The grim stories from Haiti over the past couple of weeks are even more depressing than the steady drumbeat of bad news we've heard from there all year. Perhaps only genocidal Darfur, perennially shell-shocked Gaza and the West Bank, the complete disaster that is Iraq, or the parts of Sahelian Africa that are dealing with a biblical plague of locusts are comparable in the extent of desperation inflicted on the poor country. See Death Toll in Haiti Floods Rises to 1,650 or many other news stories about Hurricane Jeanne and photos to get a flavour.
True, some of the scenes from Gonaives that have emerged have even managed to make slight inroads into the solipsism of America's media; the dramatic images, of say people fighting for food or UN troops having to fire in the air to prevent looting, provide a more arresting diversion from the more orderly Florida evacuations or political navel-gazing of election season. But only for a few minutes. The media script that prevails is one that doesn't allow us to stare frontally at the abyss that is today's world. If we won't even dig into Abu Ghraib, what appeal can little Haiti have? Like the graffiti on the subway I noted proclaimed: "Buy Something, You Stupid Consumer!" That's really what it's all about in this society.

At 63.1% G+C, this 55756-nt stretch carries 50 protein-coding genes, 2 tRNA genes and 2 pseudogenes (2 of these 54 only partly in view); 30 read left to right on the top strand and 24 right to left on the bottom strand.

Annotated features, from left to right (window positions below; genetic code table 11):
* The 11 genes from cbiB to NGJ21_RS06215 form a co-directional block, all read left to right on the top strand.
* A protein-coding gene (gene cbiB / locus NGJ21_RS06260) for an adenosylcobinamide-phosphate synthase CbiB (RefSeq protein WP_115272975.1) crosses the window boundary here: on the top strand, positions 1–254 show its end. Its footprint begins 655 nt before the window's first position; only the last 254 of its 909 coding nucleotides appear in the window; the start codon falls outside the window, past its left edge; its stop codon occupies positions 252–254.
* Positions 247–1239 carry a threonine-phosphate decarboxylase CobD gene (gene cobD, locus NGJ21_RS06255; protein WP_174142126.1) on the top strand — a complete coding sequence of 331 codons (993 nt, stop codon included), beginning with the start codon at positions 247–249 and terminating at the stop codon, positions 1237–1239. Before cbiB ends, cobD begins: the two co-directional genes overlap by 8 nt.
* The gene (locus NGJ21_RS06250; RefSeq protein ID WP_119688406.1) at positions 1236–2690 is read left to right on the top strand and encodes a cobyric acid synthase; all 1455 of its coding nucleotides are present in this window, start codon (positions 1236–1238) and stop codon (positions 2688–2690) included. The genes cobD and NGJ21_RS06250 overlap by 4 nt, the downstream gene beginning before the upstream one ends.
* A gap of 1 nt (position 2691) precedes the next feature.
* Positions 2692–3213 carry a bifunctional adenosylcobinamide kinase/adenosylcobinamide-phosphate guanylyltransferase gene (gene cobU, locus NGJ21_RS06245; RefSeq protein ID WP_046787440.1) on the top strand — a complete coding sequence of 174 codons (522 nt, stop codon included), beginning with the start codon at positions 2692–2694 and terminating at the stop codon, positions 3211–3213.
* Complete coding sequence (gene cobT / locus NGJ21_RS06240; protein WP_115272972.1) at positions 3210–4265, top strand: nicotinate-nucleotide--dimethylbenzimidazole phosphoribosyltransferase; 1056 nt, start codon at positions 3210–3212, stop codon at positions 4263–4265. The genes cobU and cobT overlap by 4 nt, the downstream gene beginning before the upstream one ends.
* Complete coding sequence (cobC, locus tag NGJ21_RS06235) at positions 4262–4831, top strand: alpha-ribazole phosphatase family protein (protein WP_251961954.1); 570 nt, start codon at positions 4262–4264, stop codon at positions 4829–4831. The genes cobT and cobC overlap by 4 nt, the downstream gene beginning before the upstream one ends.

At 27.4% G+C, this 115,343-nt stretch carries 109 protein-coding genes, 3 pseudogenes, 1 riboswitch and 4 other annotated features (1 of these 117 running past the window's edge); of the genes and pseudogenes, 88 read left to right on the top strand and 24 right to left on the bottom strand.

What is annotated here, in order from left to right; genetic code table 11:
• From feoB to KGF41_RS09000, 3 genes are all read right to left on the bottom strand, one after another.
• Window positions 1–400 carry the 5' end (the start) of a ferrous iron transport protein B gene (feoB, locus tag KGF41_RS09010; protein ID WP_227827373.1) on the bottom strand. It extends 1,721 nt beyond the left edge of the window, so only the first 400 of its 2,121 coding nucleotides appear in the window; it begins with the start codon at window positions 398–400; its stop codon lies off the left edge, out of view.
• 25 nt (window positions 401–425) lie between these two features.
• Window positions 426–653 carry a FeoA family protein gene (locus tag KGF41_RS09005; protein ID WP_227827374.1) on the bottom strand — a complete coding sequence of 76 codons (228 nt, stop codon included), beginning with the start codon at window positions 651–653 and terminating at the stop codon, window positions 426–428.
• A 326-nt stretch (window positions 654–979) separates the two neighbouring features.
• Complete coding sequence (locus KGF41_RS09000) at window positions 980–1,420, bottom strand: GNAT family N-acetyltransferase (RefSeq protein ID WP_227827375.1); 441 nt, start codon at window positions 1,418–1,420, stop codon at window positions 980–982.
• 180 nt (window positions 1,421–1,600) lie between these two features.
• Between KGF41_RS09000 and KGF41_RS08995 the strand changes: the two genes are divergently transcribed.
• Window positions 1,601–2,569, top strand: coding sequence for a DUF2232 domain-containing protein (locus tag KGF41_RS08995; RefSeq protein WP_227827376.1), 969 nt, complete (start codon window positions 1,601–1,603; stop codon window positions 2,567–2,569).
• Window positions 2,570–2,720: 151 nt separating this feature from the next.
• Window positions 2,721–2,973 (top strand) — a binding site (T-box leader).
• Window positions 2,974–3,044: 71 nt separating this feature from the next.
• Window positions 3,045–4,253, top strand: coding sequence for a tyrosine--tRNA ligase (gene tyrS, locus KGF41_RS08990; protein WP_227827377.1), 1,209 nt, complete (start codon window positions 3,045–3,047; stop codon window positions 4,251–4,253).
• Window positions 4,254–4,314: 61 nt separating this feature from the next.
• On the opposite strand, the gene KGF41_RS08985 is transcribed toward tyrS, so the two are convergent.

The Haitian Landscape
Still, Haiti has been a non-stop disaster all year
Floods are particularly devastating in Haiti, the poorest country in the Americas, because it is almost completely deforested, leaving few roots to hold back rushing waters or mudslides. Most of the trees have been chopped down to make charcoal for cooking.
The storm came four months after devastating floods along the southern border of Haiti and neighbouring Dominican Republic. Some 1,700 bodies were recovered and 1,600 more were presumed dead.
Gonaives, the city where Haiti's declaration of independence was signed, also suffered fighting during the rebellion that led to Aristide's ouster and left an estimated 300 dead.
All this in a year supposed to be dedicated to celebrating the 200th anniversary of the country's independence from France. Haiti, the only country to launch a successful rebellion against slavery, was the world's first black republic.
In a sense this week's scenes are much like those of the Mozambiquan floods of 2000 (similarly epochal) and the woman giving birth on treetops and being rescued by helicopter. You can't ignore the human drama of the natural disaster.
Of course, the irony is that the foundation for the disaster has been man-made (albeit taking place slowly over the past century). Over the past few years, geographer, physiologist and MacArthur Foundation 'Genius', Jared Diamond, has been emphasizing the point he first made in Guns, Germs and Steel